Infringement or not? A Sith anecdote

This is a true story with an unknown moral.

I was flying to Chicago for ALA (that is, this happened just under two weeks ago)–nonstop on American from San Jose, in coach, the 6;22 a.m. flight.

As the flight progressed, I noticed that the person one row ahead of me and to the left was watching a movie on their notebook computer (big, bright screen: impossible not to notice).

And that the movie was Star Wars Episode III

Which won’t be available on DVD for a while yet.

Infringement? Unclear.

What made it even more unclear is that there was a big white timing strip running over the picture about a third of the way down, obscuring part of the picture, with constantly changing information. That suggests that this was studio material.

So either it was “deep infringement”–but odd, since the overlay precludes offering it as anything but bootlegged material–or a legitimate screening copy being watched by someone connected with the studio.

The latter is certainly plausible: LucasFilms is, after all, a Bay Area operation.

My best guess is that it wasn’t bootlegged, but what do I know. (No, I didn’t watch enough of it to say anything about the movie; I wouldn’t have noticed it at all except that the notebook was at an angle that made it impossible to ignore. After musing about it for a minute or so, I went back to Asimov’s Science Fiction–I usually catch up with the three semi-major SF magazines when I’m traveling.)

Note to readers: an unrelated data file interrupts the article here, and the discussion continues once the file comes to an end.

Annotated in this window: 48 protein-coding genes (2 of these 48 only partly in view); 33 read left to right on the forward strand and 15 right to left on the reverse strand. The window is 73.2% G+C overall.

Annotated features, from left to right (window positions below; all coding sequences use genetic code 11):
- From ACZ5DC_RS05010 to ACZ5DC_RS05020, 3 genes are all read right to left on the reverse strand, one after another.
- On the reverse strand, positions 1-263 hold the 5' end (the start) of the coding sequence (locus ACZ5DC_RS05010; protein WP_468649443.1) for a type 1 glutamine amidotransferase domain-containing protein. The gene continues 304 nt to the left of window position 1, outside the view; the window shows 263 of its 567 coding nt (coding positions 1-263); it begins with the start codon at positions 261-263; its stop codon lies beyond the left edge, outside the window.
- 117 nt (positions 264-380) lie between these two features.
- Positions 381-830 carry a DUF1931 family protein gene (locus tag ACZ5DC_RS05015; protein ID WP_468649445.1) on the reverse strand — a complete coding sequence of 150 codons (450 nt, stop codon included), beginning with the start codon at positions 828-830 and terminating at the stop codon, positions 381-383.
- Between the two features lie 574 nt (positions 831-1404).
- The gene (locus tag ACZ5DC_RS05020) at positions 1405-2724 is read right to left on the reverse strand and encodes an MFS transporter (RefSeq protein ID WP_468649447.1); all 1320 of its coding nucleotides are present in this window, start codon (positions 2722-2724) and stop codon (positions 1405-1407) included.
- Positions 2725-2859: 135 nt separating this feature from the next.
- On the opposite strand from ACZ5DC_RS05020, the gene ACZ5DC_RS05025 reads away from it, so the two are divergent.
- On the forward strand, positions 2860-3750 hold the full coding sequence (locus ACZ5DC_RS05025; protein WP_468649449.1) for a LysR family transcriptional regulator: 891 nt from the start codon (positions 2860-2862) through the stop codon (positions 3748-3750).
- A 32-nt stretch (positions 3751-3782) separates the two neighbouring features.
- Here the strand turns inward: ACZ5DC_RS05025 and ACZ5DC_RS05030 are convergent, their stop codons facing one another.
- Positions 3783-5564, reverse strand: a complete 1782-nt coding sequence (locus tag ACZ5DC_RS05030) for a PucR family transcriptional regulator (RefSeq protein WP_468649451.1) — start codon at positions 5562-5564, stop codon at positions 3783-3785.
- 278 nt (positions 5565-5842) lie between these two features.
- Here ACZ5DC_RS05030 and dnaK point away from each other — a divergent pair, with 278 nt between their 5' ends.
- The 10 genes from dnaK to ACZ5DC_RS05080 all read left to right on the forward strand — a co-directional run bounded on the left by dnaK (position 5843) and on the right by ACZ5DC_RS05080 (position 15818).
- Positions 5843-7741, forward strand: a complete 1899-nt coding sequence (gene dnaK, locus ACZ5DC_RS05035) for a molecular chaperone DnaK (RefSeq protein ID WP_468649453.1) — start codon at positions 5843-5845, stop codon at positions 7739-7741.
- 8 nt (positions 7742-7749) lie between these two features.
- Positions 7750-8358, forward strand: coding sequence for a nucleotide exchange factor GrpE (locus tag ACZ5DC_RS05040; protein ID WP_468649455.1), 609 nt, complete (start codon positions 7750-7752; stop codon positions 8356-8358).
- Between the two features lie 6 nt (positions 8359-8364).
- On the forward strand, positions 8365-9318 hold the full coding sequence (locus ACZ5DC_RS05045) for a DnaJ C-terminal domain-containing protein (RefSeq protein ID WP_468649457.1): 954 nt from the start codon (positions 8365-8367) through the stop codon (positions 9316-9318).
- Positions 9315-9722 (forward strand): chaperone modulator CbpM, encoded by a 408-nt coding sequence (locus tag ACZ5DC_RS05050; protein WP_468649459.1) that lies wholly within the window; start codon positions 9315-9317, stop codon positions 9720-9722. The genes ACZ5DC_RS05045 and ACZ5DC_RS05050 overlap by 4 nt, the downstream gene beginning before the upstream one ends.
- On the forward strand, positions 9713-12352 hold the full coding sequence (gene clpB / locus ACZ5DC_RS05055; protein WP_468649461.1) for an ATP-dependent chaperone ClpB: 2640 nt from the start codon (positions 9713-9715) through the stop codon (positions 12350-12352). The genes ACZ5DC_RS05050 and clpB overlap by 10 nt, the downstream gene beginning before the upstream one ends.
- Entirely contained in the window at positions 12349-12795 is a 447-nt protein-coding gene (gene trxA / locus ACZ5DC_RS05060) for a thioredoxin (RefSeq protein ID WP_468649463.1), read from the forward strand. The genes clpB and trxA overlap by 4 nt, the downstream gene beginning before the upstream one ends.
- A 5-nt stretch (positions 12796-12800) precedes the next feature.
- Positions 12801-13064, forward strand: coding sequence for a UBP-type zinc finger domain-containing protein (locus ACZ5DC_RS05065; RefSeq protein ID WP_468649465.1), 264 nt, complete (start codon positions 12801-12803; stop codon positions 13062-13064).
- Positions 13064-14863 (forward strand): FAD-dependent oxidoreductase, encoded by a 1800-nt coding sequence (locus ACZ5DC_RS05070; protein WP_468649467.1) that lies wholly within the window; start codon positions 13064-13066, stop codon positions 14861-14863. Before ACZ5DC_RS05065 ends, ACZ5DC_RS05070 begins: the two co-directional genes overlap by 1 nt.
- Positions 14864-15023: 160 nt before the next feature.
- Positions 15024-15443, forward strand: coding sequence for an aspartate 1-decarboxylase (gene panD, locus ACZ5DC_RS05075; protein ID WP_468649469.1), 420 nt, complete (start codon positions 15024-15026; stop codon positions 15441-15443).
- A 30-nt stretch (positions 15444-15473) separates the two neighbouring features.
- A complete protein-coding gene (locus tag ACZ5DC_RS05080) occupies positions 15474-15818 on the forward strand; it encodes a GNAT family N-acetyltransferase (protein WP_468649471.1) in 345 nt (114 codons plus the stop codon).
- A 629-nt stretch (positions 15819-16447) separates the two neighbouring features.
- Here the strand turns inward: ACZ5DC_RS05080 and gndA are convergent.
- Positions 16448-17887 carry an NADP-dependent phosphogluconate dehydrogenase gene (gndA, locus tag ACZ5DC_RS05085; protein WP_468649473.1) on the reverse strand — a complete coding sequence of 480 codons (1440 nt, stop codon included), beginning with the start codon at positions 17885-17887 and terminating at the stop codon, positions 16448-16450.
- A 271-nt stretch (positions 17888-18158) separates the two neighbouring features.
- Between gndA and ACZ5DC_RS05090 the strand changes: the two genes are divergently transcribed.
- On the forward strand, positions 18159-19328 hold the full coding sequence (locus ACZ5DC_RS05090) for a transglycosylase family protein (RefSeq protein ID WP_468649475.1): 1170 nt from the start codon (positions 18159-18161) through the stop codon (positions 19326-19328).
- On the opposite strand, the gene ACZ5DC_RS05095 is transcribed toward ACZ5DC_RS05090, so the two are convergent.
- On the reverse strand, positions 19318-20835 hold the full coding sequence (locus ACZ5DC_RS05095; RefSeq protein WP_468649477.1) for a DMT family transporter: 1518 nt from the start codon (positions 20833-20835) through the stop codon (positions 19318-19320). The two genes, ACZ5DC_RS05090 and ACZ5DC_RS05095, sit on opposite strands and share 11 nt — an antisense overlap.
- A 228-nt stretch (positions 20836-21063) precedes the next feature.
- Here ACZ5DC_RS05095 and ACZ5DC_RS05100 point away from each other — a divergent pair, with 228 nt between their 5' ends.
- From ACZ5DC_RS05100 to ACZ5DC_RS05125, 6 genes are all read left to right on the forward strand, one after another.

No real moral; just an anecdote.

2 Responses to “Infringement or not? A Sith anecdote”

  1. lukethelibrarian Says:

    Actually, it was a likely bootleg. There was, in fact, a workprint of Episode III — complete with that telltale timecode — that leaked online on 18 May 2005, the day before the film was released to theatres in the US.

  2. Eric Childress Says:

    Luke’s probably right. The only alternative explanation that occurs to me is that it was one of various pre-release issues that are pressed for various purposes — for example, members of the Academy are eligible to receive non-retail editions (these usually have some obnoxious warnings of various sorts at the top or bottom of the screen), and various distributors and other industry-related parties will receive these sorts of prints in the scope of their business activities.


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